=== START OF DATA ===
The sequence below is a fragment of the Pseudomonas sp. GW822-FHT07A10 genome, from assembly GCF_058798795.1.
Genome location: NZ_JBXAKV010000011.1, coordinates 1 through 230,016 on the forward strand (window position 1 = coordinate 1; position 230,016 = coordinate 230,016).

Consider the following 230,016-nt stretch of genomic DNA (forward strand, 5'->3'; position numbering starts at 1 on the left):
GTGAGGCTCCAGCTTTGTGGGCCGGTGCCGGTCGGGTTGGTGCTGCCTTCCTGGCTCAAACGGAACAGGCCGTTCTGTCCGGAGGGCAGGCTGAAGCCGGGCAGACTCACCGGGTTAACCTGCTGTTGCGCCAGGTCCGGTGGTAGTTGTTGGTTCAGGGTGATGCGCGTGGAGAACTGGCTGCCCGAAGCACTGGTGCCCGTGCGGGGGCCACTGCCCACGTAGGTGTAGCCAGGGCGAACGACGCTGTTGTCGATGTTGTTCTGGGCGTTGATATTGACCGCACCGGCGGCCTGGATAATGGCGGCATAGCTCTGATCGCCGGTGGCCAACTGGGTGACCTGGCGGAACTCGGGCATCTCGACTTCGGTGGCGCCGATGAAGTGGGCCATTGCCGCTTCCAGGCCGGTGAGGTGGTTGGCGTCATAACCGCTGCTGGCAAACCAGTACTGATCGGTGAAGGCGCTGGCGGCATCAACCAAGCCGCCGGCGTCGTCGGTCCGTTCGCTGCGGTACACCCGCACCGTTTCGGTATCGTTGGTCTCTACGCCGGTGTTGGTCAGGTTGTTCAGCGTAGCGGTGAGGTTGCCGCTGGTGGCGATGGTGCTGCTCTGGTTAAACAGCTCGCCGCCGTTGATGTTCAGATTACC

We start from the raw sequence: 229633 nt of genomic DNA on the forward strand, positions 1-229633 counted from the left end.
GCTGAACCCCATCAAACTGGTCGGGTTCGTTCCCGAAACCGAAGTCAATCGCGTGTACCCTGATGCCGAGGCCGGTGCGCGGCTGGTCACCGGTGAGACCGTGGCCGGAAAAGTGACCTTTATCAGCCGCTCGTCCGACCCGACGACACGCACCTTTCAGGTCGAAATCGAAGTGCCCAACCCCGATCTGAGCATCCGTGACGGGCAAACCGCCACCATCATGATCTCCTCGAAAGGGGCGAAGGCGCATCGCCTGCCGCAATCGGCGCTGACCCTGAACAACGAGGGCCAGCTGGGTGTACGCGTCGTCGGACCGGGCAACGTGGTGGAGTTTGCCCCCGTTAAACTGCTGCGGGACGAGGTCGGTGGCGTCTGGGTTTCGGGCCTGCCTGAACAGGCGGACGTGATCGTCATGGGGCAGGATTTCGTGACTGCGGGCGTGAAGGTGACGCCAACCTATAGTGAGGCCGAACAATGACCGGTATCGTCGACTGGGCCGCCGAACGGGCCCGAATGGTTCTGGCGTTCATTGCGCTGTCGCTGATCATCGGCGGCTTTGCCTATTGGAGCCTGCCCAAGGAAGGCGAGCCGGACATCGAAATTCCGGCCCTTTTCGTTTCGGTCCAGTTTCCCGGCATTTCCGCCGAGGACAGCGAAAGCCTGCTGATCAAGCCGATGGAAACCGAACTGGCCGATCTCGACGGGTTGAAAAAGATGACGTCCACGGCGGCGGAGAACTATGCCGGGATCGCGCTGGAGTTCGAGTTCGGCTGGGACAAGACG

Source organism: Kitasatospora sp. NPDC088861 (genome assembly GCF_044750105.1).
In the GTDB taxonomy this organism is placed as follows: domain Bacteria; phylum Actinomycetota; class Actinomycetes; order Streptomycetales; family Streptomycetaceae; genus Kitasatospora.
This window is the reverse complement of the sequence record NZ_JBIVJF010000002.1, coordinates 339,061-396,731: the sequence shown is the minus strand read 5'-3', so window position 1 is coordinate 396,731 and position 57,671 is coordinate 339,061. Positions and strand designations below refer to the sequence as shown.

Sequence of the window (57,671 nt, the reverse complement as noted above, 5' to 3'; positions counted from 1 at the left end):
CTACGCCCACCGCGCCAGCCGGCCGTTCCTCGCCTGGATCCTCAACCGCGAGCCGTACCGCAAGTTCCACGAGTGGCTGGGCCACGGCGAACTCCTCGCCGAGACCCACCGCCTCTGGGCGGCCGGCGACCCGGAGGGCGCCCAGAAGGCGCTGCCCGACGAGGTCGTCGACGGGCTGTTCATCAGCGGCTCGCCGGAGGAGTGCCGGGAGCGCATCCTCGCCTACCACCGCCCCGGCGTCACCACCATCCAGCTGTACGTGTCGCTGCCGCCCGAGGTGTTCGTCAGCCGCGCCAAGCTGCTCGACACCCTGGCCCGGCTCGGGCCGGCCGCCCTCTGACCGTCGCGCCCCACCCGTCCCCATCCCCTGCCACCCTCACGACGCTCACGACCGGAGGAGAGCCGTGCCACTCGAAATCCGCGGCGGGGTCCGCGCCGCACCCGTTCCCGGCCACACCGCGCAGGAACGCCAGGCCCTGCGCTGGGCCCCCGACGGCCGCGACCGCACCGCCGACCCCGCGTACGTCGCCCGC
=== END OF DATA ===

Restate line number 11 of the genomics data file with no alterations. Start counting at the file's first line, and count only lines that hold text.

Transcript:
CTACGCCCACCGCGCCAGCCGGCCGTTCCTCGCCTGGATCCTCAACCGCGAGCCGTACCGCAAGTTCCACGAGTGGCTGGGCCACGGCGAACTCCTCGCCGAGACCCACCGCCTCTGGGCGGCCGGCGACCCGGAGGGCGCCCAGAAGGCGCTGCCCGACGAGGTCGTCGACGGGCTGTTCATCAGCGGCTCGCCGGAGGAGTGCCGGGAGCGCATCCTCGCCTACCACCGCCCCGGCGTCACCACCATCCAGCTGTACGTGTCGCTGCCGCCCGAGGTGTTCGTCAGCCGCGCCAAGCTGCTCGACACCCTGGCCCGGCTCGGGCCGGCCGCCCTCTGACCGTCGCGCCCCACCCGTCCCCATCCCCTGCCACCCTCACGACGCTCACGACCGGAGGAGAGCCGTGCCACTCGAAATCCGCGGCGGGGTCCGCGCCGCACCCGTTCCCGGCCACACCGCGCAGGAACGCCAGGCCCTGCGCTGGGCCCCCGACGGCCGCGACCGCACCGCCGACCCCGCGTACGTCGCCCGC